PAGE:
The information that Windows Error Reporting transmits to Microsoft is intended to help the company improve its product reliability Microsoft engineers use this information for solving problems and making improvements, both to Windows and to Microsoft applications, such as Microsoft Office In the past, a large number of the fixes that arrived in
Windows service packs were the result of submitted error reports . In addition, Windows Error Reporting information involving a third-party application is available to that application's publisher so that its engineers can fix problems .
The basic report that Windows Error Reporting transmits typically includes information such as the application name and version, module name and version, exception (error) code, and offset. The likelihood that any of these items will convey personally identifiable information is essentially nil. The process does transmit your IP address to a Microsoft server, but Microsoft's Privacy Statement asserts that the IP address is used only to generate aggregate statistics, not to identify you.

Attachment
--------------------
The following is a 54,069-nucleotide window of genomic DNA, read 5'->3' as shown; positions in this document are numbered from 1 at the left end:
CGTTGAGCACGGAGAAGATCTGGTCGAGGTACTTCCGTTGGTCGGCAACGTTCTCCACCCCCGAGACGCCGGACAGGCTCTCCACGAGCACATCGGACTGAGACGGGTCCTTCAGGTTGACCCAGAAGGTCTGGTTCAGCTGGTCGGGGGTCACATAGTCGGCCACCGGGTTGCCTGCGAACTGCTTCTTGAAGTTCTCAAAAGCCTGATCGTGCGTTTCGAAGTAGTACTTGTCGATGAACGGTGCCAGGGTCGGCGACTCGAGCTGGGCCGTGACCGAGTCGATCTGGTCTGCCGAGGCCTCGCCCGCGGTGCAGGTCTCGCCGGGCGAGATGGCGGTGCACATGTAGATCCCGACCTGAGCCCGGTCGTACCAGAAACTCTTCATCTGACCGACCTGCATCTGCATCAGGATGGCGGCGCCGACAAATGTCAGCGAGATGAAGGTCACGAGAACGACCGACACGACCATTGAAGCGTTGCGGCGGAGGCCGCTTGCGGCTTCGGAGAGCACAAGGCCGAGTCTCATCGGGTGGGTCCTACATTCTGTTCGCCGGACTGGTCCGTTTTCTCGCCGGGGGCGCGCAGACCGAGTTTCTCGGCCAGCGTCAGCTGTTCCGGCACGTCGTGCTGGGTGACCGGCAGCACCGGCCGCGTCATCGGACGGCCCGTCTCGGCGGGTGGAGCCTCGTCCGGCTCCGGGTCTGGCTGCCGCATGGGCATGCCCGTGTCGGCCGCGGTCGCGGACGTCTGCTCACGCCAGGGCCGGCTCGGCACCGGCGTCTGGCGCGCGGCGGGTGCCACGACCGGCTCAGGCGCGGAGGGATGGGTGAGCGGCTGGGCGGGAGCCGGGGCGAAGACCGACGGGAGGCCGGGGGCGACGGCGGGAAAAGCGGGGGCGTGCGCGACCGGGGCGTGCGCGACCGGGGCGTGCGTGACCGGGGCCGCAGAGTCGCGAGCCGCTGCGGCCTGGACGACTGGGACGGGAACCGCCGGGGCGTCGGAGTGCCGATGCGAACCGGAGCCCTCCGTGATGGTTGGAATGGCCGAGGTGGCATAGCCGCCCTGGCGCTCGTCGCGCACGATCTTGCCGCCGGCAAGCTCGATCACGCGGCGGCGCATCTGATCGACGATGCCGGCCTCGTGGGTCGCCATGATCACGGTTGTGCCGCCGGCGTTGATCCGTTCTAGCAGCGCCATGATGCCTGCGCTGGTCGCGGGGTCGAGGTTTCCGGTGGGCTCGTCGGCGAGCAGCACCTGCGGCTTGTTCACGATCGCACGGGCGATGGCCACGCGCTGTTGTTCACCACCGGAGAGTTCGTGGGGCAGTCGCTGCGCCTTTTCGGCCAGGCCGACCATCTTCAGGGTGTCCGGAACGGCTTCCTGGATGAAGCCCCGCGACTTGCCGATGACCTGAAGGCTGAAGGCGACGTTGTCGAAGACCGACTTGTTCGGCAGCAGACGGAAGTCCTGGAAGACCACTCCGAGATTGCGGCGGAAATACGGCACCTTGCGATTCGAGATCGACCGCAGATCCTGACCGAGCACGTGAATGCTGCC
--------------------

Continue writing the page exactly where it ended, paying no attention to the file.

If the Windows Error Reporting server requests additional information, that information will consist of one or more files, such as log files, temporary files, and memory dump files . Depending on the types of files and on your problem reporting settings, Windows might display a dialog box that asks your permission to send the files; you can click View Details to see the names of the files. It is not impossible that one or more of these files might include some data that could be used to identify you. If you are concerned about that possibility, you can use a text editor, such as Notepad, to inspect the files before you make a decision about whether to send them or not. (You can't open the files from within the Windows Error Reporting dialog box, but you can navigate to them via Windows Explorer before responding to the dialog box )
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